Do I need to go to court to ask for an extension for MADD class? Deadline is Dec and my date is in Jan 2020.
I was supposed to complete my MADD class by December 2019.
However, I was unable to attend rescheduled for JAN 21 2020.
I'm currently suffering from stage 4 hypertension and kidney disease. I've been really fatigued and feeling ill. It's been like that for the past couple of months. When I was arrested for my outstanding warrant for not completing the class, they released me on "OR" at the hospital due to my high blood pressure.
I contacted the MADD panel and let them know that I needed complete this course by December. They said I could just call the court and ask for an extension and didn't want me coming if i was ill.
What are my options? Is it possible to ask for an extension over the phone? I'm not in a financial position to hire a lawyer at the moment.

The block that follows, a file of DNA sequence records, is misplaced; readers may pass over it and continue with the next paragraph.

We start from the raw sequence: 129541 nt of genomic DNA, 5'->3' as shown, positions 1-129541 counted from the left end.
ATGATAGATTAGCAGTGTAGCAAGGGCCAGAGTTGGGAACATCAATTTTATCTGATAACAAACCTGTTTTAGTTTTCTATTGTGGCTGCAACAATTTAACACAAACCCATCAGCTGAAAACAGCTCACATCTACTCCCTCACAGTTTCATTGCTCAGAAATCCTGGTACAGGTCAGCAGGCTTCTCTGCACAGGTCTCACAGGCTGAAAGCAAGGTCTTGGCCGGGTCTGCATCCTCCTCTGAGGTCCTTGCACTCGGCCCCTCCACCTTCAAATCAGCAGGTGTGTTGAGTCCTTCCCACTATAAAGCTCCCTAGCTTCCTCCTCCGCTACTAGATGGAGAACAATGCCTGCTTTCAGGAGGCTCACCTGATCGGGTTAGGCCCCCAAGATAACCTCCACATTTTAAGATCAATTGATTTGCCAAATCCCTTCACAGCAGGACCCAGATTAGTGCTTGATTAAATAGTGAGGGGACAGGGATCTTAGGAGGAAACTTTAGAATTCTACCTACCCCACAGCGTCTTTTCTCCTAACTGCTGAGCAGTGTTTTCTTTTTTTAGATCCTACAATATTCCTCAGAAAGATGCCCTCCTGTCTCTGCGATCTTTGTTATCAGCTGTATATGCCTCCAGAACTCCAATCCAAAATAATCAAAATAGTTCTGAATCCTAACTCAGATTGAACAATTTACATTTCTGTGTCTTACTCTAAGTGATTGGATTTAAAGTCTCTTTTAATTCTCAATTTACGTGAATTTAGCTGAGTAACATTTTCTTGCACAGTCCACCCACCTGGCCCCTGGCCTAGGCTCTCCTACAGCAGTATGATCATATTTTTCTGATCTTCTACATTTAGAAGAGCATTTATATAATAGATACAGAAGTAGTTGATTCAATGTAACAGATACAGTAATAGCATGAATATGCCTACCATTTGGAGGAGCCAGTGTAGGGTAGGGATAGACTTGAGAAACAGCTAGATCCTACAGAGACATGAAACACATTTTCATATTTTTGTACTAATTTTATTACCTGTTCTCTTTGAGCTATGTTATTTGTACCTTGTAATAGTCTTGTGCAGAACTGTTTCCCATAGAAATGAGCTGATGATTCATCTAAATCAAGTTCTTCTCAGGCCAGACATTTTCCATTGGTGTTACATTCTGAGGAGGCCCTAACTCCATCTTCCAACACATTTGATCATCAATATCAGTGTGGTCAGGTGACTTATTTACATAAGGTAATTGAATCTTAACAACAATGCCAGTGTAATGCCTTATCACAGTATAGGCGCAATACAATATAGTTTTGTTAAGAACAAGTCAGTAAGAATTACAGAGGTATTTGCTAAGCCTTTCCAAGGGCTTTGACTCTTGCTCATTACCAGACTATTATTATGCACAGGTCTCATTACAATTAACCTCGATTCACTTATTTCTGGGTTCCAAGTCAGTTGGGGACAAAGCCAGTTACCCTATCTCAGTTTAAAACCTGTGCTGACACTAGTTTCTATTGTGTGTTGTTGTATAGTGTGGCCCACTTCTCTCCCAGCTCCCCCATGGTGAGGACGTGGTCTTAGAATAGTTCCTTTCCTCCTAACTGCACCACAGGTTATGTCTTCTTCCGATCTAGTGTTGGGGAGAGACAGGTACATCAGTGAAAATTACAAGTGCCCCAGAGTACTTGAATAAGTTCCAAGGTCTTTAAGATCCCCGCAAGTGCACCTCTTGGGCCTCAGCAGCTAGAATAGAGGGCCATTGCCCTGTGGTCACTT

Thanks in advance and happy holidays!
3 attorney answers
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If you cannot afford a lawyer, your option is to go down to the court to request an extension. A judge should extend. Sometimes, you can get it extended going to court once. However, they can make you come back twice (once to set the appointment, and the other showing up). Hopefully, they can assist you on one trip to the courthouse.
This reply should NOT be considered a legal opinion of your case / inquiry. At this time I do not have sufficient factual/legal documentation to give a complete answer to your question and there may be more to the issues you raised then I have set out in my brief reply
The only way to get an extension is either to hire an attorney to go to court for you or to go to court yourself, place your case on calendar, and ask for an extension. Bring documentation of your medical condition with you in case the judge wants to see it.
You should consult your attorney about how to best proceed,v however you do need to be proactive about letting the court know that you will be unable to complete the class as you agreed at the time you were sentenced.
This answer is not legal advice, it may not even be relevant to the question answered, it definitely is does not establish an attorney/client relationship.